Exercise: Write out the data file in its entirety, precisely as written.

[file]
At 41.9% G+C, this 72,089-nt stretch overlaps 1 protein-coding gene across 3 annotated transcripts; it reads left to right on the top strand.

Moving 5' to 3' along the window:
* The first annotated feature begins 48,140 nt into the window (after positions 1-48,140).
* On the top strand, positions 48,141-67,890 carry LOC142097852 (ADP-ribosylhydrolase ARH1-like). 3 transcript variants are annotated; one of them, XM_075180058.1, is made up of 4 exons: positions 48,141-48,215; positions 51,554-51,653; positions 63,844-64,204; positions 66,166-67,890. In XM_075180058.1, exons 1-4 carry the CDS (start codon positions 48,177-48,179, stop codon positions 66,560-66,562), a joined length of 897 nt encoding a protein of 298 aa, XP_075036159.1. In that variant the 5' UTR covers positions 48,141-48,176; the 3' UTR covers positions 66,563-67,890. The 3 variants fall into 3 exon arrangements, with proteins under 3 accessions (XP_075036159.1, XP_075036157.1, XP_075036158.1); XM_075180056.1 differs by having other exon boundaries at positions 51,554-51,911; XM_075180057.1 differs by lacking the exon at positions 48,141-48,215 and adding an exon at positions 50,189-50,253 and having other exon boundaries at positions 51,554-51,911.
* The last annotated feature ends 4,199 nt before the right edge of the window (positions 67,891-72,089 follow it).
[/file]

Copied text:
At 41.9% G+C, this 72,089-nt stretch overlaps 1 protein-coding gene across 3 annotated transcripts; it reads left to right on the top strand.

Moving 5' to 3' along the window:
* The first annotated feature begins 48,140 nt into the window (after positions 1-48,140).
* On the top strand, positions 48,141-67,890 carry LOC142097852 (ADP-ribosylhydrolase ARH1-like). 3 transcript variants are annotated; one of them, XM_075180058.1, is made up of 4 exons: positions 48,141-48,215; positions 51,554-51,653; positions 63,844-64,204; positions 66,166-67,890. In XM_075180058.1, exons 1-4 carry the CDS (start codon positions 48,177-48,179, stop codon positions 66,560-66,562), a joined length of 897 nt encoding a protein of 298 aa, XP_075036159.1. In that variant the 5' UTR covers positions 48,141-48,176; the 3' UTR covers positions 66,563-67,890. The 3 variants fall into 3 exon arrangements, with proteins under 3 accessions (XP_075036159.1, XP_075036157.1, XP_075036158.1); XM_075180056.1 differs by having other exon boundaries at positions 51,554-51,911; XM_075180057.1 differs by lacking the exon at positions 48,141-48,215 and adding an exon at positions 50,189-50,253 and having other exon boundaries at positions 51,554-51,911.
* The last annotated feature ends 4,199 nt before the right edge of the window (positions 67,891-72,089 follow it).